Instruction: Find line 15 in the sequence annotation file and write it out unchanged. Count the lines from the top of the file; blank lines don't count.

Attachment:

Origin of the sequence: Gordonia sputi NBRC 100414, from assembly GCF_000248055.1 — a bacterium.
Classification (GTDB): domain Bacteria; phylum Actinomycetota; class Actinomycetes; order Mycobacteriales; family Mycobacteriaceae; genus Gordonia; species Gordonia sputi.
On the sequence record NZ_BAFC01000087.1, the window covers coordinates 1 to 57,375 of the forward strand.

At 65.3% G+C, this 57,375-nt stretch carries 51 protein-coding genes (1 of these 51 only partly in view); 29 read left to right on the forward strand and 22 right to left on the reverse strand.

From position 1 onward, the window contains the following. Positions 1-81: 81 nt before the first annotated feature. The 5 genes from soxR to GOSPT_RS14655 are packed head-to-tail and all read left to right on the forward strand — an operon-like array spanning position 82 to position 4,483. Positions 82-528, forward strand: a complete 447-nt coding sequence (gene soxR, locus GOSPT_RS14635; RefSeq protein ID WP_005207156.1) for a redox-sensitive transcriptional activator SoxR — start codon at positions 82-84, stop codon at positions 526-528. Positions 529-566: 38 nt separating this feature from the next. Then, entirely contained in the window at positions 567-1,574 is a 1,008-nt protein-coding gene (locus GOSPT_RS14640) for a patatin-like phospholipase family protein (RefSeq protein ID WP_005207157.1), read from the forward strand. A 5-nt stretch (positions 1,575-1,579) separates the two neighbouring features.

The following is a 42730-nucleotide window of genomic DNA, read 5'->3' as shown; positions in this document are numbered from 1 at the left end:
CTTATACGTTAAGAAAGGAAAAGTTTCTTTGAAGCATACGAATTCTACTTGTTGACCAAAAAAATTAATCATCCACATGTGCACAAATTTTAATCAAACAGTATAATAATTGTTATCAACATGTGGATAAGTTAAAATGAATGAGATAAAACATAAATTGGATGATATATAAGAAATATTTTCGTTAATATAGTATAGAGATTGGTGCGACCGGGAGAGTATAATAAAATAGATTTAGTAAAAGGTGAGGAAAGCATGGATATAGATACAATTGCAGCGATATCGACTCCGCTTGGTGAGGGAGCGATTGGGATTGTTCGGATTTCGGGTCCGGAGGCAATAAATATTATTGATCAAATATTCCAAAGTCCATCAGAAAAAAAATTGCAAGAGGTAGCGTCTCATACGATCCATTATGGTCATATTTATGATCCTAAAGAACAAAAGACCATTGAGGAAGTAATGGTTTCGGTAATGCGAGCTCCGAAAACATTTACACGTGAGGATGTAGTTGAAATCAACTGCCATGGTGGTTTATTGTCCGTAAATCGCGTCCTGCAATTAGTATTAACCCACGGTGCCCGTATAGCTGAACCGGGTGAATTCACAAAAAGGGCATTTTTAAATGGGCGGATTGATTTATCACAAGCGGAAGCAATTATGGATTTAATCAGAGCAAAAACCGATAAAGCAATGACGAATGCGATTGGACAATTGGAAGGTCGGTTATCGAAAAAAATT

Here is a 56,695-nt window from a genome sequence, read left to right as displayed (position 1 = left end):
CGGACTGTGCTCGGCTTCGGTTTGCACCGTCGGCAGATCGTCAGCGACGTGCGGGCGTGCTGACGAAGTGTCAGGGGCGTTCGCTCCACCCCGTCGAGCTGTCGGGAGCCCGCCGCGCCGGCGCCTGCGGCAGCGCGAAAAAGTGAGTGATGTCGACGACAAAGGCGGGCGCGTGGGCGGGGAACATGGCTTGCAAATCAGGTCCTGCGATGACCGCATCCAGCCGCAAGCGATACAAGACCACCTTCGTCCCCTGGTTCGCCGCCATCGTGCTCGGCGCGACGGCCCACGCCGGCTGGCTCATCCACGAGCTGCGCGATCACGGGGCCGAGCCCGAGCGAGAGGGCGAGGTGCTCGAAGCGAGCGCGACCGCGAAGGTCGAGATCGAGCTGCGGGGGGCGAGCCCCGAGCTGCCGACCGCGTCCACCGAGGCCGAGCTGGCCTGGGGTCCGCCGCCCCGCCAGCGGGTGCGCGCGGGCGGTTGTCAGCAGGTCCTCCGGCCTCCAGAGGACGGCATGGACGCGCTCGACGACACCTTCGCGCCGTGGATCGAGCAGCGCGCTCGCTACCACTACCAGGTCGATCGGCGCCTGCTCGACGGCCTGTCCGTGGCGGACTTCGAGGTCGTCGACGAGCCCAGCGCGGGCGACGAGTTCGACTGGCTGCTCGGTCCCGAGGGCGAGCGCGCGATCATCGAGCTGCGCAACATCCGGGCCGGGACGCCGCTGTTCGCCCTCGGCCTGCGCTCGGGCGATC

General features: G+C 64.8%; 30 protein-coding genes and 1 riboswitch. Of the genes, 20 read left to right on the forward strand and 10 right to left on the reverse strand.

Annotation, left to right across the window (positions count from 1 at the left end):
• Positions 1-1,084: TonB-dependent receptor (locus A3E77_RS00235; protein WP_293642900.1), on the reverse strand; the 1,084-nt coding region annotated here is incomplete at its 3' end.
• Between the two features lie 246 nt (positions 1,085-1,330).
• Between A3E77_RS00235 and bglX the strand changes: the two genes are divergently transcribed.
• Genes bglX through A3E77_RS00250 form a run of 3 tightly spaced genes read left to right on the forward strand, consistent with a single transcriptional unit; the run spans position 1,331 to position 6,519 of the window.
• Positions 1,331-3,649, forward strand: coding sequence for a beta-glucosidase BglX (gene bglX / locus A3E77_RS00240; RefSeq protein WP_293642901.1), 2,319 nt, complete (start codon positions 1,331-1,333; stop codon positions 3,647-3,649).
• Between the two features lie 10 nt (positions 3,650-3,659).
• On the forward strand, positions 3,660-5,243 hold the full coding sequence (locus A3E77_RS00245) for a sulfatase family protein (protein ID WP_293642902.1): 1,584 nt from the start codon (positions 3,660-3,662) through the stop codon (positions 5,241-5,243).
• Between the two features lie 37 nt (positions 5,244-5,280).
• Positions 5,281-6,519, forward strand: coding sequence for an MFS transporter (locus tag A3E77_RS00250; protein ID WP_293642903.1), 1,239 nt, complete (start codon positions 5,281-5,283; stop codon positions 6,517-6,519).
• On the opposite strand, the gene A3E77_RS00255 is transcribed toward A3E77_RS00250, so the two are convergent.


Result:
• Genes bglX through A3E77_RS00250 form a run of 3 tightly spaced genes read left to right on the forward strand, consistent with a single transcriptional unit; the run spans position 1,331 to position 6,519 of the window.